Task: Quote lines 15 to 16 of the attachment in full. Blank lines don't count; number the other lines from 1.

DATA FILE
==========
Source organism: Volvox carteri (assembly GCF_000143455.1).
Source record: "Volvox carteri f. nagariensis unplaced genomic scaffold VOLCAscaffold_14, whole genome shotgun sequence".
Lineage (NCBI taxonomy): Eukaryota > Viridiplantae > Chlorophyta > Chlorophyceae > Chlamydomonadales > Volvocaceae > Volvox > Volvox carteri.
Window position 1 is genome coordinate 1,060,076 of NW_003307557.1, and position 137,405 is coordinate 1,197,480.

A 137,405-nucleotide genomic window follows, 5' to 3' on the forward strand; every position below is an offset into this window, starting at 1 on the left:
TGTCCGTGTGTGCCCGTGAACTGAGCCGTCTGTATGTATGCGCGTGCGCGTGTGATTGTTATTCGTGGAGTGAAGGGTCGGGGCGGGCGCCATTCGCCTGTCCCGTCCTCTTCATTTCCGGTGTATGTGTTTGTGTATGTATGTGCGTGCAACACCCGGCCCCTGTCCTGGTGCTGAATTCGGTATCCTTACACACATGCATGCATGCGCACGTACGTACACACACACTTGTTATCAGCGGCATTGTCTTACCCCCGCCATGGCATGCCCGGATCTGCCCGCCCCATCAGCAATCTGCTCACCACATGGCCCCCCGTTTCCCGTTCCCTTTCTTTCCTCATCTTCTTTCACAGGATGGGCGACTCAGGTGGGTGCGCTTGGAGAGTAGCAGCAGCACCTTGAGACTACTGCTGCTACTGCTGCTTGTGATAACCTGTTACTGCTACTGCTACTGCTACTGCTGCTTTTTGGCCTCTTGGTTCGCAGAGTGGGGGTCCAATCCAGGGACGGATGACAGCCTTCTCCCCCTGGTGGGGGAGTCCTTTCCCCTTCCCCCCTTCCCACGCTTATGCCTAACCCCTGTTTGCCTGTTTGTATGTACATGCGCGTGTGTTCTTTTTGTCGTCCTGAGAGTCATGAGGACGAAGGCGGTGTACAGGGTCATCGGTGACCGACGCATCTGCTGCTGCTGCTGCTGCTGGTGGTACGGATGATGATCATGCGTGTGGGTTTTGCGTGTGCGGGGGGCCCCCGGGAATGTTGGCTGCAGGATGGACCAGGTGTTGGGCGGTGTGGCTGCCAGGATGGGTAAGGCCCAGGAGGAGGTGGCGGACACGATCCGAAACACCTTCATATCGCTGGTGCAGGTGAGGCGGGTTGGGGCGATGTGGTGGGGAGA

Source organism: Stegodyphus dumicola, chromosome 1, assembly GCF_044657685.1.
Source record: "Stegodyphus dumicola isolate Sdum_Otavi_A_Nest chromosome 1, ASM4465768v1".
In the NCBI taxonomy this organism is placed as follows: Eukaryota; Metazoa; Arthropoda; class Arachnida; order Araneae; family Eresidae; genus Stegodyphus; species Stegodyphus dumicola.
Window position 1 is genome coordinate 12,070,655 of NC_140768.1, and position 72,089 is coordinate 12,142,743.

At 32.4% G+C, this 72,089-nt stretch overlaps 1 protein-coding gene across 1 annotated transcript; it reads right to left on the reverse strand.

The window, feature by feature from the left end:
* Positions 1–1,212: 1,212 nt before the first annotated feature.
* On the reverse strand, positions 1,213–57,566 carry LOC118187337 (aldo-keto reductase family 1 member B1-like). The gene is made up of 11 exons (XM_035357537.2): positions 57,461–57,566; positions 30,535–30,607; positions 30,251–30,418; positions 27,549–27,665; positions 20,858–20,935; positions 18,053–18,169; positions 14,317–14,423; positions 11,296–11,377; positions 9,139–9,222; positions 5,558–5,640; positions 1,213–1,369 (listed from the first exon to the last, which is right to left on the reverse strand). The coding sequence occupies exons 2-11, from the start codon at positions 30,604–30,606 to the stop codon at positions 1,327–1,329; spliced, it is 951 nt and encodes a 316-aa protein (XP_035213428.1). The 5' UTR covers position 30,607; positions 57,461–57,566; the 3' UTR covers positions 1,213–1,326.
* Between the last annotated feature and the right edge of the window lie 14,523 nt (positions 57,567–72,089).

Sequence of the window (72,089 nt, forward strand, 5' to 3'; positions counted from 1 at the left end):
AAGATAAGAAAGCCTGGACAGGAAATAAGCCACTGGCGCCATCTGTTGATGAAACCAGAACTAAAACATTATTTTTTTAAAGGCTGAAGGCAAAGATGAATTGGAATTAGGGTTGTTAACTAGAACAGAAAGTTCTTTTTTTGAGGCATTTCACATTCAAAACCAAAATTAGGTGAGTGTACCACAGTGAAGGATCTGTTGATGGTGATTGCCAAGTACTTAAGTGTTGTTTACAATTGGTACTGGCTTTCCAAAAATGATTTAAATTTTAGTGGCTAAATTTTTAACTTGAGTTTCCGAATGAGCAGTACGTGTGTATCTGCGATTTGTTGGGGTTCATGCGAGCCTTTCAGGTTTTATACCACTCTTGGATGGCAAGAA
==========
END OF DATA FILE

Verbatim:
* Between the last annotated feature and the right edge of the window lie 14,523 nt (positions 57,567–72,089).

Sequence of the window (72,089 nt, forward strand, 5' to 3'; positions counted from 1 at the left end):